|To find wisdom: Be still, observe, experience!|
Knowledge grows from shared and augmented perceptions, a.k.a. “facts,” while wisdom grows from quiet and profound observations, a.k.a. “epiphanies.”
In today’s world, people store the perceptions known as “facts” as an end in itself: the acquisition of intelligence. In a social setting, if we haven’t read or heard the latest news to garner a hashtag, we might be viewed as unintelligent, dismissed for offering no insights on what “everyone knows.” In previous centuries, however, before people collected “facts” via modern media, people aspired to be wise, not just smart. And the seekers among those ancient people sought guidance from proverbial “wise men,” revered because their wisdom profoundly impacted seekers’ lives. Wisdom had nothing to do with facts.
In olden times, the wise were those who observed their surroundings and their feelings with full attention, and then faithfully applied their intuition to their observations to reach profound levels of understanding. Sages and prophets of old didn’t publish research papers or conduct scientific studies, didn’t hold academic degrees to justify their credibility, and didn’t spout facts or statistics they’d read in various media to support their heartfelt assertions; they studied life itself, by being present, being observers of beauty in unexpected places, being moved by interactions, and being aware of all connections and coincidences. This way of being resulted in the epiphanies that have, throughout human history, altered social thought, heightened collective consciousness, and started new religions and ways of living. Wisdom had nothing to do with academia.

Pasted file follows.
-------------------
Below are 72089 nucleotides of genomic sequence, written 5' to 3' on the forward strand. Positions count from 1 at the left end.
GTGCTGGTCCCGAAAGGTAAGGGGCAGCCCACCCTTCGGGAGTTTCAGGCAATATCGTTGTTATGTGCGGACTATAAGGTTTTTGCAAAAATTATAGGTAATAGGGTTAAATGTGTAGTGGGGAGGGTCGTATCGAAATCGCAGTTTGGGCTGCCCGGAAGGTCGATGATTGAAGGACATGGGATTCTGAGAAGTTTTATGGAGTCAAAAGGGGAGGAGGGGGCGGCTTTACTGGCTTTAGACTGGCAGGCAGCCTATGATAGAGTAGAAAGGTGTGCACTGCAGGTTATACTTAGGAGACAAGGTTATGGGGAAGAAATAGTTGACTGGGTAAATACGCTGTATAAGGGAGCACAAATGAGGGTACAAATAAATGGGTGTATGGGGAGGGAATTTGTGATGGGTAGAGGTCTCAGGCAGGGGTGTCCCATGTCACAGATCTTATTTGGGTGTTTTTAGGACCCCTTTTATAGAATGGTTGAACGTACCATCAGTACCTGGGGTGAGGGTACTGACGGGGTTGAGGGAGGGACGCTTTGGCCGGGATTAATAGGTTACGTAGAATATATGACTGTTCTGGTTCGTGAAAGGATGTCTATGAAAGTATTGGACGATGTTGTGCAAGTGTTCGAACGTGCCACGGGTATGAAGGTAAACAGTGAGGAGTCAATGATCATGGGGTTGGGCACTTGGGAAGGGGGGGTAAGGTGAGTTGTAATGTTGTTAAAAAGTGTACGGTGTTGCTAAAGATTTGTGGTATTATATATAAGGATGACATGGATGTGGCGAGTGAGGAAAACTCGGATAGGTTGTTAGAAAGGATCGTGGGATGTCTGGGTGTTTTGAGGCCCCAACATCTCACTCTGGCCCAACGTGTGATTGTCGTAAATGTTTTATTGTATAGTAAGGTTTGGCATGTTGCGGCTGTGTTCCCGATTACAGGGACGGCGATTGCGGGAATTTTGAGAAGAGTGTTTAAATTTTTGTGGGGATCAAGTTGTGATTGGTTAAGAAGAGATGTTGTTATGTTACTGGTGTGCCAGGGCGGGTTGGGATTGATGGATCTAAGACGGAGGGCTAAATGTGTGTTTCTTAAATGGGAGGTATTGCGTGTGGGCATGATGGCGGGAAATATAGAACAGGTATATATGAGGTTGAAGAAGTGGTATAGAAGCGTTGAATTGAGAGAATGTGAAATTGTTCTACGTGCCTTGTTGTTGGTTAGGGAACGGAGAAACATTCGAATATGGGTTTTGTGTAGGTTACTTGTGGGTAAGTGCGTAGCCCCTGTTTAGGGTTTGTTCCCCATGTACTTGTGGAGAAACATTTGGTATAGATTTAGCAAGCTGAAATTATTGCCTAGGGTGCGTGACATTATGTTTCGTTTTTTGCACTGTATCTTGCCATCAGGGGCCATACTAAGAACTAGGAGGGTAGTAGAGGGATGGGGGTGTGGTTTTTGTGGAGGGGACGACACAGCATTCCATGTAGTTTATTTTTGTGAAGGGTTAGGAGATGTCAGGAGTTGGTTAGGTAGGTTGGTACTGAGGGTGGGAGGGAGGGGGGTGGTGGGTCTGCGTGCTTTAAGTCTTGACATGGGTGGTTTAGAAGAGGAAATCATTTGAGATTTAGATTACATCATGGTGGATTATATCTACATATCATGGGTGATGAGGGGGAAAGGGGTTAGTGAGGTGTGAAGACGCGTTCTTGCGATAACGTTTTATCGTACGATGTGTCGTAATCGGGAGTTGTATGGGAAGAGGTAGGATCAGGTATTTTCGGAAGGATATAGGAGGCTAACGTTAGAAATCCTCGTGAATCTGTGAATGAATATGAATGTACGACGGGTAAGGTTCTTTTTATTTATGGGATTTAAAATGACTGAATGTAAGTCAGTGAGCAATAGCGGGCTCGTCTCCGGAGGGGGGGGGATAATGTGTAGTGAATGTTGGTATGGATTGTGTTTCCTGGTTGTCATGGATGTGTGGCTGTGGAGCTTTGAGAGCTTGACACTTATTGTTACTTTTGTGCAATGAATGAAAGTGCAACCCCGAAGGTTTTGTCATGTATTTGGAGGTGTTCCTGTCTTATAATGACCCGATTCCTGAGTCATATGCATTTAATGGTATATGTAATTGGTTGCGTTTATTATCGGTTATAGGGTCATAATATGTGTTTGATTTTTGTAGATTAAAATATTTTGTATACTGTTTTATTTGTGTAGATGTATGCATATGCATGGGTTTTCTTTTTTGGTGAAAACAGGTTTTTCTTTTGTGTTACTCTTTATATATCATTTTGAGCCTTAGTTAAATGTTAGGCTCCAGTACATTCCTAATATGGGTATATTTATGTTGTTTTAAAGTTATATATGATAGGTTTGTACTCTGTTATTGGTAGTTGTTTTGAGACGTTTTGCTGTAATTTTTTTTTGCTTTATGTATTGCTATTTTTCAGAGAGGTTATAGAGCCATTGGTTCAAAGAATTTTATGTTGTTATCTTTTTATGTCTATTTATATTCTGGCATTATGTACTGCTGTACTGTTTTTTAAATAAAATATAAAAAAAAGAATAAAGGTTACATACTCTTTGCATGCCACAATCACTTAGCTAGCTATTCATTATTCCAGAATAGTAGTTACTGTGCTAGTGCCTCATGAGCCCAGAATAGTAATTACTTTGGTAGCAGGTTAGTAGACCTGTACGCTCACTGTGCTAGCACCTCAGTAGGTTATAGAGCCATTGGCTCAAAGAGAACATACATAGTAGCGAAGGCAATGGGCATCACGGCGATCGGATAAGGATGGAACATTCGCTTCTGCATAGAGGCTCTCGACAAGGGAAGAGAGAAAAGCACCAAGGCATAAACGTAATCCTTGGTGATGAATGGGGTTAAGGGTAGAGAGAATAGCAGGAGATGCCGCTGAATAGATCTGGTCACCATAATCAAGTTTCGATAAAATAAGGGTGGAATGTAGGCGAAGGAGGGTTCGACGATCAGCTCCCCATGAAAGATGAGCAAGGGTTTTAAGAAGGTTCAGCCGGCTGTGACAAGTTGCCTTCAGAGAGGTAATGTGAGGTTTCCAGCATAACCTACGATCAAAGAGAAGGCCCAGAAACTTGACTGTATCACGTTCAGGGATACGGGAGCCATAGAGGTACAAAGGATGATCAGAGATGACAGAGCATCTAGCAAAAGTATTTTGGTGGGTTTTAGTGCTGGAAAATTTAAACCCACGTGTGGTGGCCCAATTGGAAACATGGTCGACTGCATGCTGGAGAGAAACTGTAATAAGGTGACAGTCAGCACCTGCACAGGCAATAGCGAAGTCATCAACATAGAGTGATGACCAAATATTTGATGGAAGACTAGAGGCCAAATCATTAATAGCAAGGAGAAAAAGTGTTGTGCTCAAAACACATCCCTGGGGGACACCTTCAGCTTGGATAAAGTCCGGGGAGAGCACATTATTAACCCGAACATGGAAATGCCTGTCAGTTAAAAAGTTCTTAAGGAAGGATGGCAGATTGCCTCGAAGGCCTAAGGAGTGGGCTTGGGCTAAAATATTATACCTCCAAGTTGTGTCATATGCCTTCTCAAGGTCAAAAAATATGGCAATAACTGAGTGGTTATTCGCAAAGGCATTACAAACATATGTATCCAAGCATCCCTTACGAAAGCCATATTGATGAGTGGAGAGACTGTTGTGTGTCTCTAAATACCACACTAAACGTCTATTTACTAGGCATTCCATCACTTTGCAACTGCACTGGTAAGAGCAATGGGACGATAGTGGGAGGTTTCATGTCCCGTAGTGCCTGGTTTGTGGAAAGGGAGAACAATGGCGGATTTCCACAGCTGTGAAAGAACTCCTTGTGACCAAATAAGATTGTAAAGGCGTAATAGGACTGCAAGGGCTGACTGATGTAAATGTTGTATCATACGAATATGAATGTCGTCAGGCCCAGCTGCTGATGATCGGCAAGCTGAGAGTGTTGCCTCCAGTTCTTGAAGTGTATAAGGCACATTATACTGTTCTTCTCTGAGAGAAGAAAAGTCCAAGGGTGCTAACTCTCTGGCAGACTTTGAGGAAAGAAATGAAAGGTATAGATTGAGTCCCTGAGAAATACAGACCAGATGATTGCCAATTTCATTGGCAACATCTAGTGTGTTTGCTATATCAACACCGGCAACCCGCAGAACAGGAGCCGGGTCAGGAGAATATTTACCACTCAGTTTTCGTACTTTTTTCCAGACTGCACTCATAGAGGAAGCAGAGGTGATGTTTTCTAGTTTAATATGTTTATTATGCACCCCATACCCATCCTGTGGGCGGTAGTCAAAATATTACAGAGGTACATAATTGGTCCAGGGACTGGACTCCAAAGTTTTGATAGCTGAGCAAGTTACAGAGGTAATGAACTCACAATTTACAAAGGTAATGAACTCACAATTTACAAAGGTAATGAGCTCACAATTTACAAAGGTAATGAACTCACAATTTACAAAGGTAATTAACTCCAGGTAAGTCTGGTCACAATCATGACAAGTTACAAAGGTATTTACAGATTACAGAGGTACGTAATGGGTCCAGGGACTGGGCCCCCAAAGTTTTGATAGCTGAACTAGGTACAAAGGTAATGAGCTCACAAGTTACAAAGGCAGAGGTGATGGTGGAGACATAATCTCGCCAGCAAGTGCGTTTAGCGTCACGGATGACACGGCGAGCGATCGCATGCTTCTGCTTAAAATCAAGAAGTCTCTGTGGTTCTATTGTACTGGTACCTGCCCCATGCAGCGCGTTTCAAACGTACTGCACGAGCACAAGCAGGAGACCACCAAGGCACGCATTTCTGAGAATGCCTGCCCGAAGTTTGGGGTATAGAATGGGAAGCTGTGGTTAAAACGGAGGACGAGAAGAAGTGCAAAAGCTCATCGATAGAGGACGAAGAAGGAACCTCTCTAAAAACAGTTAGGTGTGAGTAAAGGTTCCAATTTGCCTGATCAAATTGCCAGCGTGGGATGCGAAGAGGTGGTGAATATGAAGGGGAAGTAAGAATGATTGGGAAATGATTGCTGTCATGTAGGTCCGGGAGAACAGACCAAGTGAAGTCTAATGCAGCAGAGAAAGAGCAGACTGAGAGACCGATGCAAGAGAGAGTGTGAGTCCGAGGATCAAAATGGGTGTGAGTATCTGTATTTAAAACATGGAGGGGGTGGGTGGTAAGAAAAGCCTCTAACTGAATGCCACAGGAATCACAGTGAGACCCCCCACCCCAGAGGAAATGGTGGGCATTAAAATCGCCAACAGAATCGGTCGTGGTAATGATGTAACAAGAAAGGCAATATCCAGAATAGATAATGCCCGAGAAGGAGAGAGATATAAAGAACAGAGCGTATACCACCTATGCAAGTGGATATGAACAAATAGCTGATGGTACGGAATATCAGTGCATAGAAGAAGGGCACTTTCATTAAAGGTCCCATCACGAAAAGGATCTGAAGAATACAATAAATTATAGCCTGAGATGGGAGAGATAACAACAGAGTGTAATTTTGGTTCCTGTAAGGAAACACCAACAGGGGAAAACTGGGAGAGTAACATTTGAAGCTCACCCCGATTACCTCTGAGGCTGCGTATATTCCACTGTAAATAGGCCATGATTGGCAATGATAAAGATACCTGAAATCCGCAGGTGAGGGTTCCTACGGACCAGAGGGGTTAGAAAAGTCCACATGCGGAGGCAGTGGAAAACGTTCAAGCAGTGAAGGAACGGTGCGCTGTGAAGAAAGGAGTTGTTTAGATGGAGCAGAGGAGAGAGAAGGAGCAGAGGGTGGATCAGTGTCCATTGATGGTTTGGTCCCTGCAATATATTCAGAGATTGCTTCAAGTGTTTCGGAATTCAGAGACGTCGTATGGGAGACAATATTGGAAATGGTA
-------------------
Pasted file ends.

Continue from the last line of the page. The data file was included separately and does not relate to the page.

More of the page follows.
Ironically, epiphanies today must pass the credibility test determined by fact-checking intellectuals and the inspired person’s credentials. To espouse a view or proclaim a truth, one needs proof, not just gut instincts. If some barefooted, uncredentialed preacher, like Moses or Jesus or Buddha, posted philosophical speeches on YouTube today, they would need introductions by academic types to have any chance of “going viral,” let alone gaining a respectable number of views. Absurd, isn’t it, to think that what legions of modern people faithfully accept as Truth came to us via wise people without formal education? Wisdom had nothing to do with education.
These words and thoughts about the differences between knowledge and wisdom arose, I now see, to wrestle the guilty feelings in my head evoked by my ignorance of some historical event that came up in a conversation with friends who obviously considered that event to be “common knowledge.” I could have dismissed my feelings of inadequacy with a quip: “I’m no commoner, obviously,” or “I only store uncommon knowledge.” But I chose to seek answers to my discomfort via intuition and meditative thought instead. So that means this blog post is either an epiphany or a rationalization. Hmm…